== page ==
Nova V.4 #12: If you haven’t picked up this book yet, you obviously haven’t been listening to me… and that hurts. Richard Ryder has recently, in my opinion, solidified himself as the “top” cosmic character that Marvel is currently offering. Forget Starlord and Captain Marvel, if you want to read the best intergalactic title this side of DC, Nova is the book for you. Somehow, Ryder is still alive, though the worldmind virus has nearly decimated his mind and body, along with countless alien worlds. Last issue’s inclusion of Warlock from the New Mutants was honestly one of my favorite comic moments in years, and this issue had a lot to live up to. Luckily, Dan Abnett and series runner Andy Lanning do not disappoint. Stranded on the tech-planet, Richard finds himself quickly up against an almost invulnerable foe in the form of Technarch, a massive and ancient robotic being. The battle that ensues is worth the price of admission alone. Though this issue is very plot-centric, it still is a very good addition to what has been one of my favorite comic runs in years. Nova is still one the best books Marvel puts out, and if you aren’t a reader you should be.
Avengers Fairy Tales #2: The fairy tale imprint may be around for a long while (judging my sales and critical response) so If you are unfamiliar with the line, this is a great chance to jump on before you miss the boat entirely. Issue 2, like all “Fairy Tale” books, is a standalone story that takes some of our most well known and beloved comic book icons, and puts them into the setting of a classic (or newly invented) fairy tale. This week, we are offered a retelling of the classic tale Pinocchio, starring Henry Pym as Geppeto and Vision as the robot who would be a boy. As per usual, C.B. Cebulski is writing intelligent, funny comics that I find refreshing in an age of doom and gloom. Artist Nuno Plati brings a unique, almost cartoon like quality to the pages and I think it matches perfectly with the tone and overall concept of the series. Every once in a while it’s nice to take a break from continuity heavy “super” comics and, so far, Avengers: Fairy Tales has provided that respite and then some. Great stuff.
Honorable Mentions: Punisher MAX #56, Fantastic Four #556
The Exterminators # 28 : Is this series really up to issue 28 already? My, time flies when you’re having fun. Or fighting an evil army of prehistoric insects bent on worlwide domination. Time flies then, too. Simon Oliver’s indie masterpiece (I think enough time has passed where we can officially call The Exterminators a masterpiece. It’s more then proven itself worthy) is still going strong and shows no signs of slowing. In this issue, drawn by fan favorite Tony Moore, Henry James and the boys of Bug-Be-Gone find themselves nearing closer and closer to a final confrontation with the forces of one time coworker - and new vessel for the ancient bug god - AJ, and the collective armies of Draxx. The action is extremely ramped up in what seems to be the near conclusion of this epic first arc. Henry and gang are holed up in the Bug-Be-Gone offices, barricaded in a back room, and with good reason; AJ has released the ancient forces bound on taking over the world and ushering in a new darkness. Read: Swarms of giant egyptian Hissers that seem to blot out the sun. The next issue of this book is going to be all out war and I’m pretty damn excited to see it. This book remains one of the sharpest and consistently great reads, and this week’s issue doesn’t betray that pedigree. Particularly the last few panels are worth a look, as I was both laughing and kinda freaked out when I read them. Here’s hoping that Oliver keeps up the fantastic work.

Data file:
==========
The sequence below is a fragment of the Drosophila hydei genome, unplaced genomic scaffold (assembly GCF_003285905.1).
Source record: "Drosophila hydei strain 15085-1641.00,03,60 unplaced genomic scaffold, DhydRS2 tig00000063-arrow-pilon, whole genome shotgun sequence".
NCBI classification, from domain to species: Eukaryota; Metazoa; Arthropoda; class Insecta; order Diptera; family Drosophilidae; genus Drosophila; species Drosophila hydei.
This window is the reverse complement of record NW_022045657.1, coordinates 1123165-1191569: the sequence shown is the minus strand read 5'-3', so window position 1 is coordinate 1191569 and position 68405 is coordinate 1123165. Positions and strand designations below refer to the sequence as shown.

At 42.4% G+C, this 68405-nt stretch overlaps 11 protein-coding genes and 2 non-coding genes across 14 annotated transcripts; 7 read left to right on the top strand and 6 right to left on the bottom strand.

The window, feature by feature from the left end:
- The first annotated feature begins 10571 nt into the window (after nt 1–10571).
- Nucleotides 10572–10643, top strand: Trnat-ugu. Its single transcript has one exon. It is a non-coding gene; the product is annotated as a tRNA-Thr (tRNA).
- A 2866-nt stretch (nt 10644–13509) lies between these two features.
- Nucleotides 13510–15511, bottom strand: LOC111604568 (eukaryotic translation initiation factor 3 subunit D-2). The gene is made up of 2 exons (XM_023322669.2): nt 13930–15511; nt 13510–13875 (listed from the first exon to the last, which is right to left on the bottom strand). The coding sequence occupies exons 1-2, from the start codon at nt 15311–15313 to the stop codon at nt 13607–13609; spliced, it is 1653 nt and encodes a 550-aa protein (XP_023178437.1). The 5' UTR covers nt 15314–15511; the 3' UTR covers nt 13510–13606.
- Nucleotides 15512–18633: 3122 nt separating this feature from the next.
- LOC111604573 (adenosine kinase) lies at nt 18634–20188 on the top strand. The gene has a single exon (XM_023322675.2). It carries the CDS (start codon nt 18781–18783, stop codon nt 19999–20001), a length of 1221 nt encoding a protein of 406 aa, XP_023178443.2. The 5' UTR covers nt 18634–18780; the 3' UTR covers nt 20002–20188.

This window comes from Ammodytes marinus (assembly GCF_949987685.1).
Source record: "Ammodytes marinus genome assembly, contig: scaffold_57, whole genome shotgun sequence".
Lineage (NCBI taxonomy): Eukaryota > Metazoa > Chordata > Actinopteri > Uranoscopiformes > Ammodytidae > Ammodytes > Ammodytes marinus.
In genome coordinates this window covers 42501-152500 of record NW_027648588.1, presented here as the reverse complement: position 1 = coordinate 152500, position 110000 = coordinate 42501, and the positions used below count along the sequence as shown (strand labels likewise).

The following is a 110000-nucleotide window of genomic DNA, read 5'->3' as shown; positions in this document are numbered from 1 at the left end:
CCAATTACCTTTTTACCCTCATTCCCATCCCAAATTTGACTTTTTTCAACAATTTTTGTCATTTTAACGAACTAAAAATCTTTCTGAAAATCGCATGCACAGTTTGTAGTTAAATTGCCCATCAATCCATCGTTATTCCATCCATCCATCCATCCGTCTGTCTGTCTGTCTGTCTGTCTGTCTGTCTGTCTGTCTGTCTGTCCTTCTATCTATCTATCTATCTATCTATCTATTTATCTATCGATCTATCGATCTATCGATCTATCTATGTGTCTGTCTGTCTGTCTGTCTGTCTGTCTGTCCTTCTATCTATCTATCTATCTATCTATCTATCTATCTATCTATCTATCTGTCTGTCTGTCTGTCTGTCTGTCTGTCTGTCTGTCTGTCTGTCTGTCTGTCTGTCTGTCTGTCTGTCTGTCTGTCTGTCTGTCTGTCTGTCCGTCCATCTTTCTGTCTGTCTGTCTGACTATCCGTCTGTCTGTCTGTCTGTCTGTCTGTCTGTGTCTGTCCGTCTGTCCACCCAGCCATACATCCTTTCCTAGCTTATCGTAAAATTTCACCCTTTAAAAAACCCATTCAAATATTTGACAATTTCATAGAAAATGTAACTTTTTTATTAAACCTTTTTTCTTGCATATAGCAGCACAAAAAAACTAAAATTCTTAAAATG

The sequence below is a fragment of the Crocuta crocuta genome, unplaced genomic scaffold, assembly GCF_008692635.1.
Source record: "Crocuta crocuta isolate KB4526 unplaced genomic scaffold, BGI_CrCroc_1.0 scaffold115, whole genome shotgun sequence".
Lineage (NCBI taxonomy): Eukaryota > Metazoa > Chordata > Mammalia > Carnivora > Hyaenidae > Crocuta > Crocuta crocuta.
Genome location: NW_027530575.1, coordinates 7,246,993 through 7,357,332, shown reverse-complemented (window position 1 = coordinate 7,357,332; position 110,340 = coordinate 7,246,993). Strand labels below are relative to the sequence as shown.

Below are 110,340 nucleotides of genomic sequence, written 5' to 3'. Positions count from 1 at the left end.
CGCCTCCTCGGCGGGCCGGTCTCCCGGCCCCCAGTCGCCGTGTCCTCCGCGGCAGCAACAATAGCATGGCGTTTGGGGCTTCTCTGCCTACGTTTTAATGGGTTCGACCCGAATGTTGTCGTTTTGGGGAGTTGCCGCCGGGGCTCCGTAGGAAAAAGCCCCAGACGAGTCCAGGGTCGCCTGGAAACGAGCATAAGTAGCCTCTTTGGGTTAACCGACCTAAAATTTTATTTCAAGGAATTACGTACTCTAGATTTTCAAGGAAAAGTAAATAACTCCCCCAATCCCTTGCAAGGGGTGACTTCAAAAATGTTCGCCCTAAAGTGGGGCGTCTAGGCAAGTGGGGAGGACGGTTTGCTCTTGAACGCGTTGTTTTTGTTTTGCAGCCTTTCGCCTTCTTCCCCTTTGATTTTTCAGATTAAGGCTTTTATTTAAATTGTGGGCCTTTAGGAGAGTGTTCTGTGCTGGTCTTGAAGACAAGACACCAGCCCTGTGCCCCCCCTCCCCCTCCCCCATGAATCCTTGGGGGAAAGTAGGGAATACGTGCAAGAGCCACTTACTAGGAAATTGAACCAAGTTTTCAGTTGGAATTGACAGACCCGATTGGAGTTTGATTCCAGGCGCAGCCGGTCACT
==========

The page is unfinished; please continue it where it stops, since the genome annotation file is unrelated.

Honorable Mentions: The Goon # 23, B.P.R.D 194
6 #4, Groo Hell on Earth #4
Well, that’s all for today campers. But have no fear, I’ll be here next week for the newest chapter of the ongoing saga of Comics & Comics. So dry those tears, fix that hair, and as always,
“Keep em’ bagged and boarded”-
Matt Cohen is currently accusing himself of being a super, super Skrull. The best one in fact.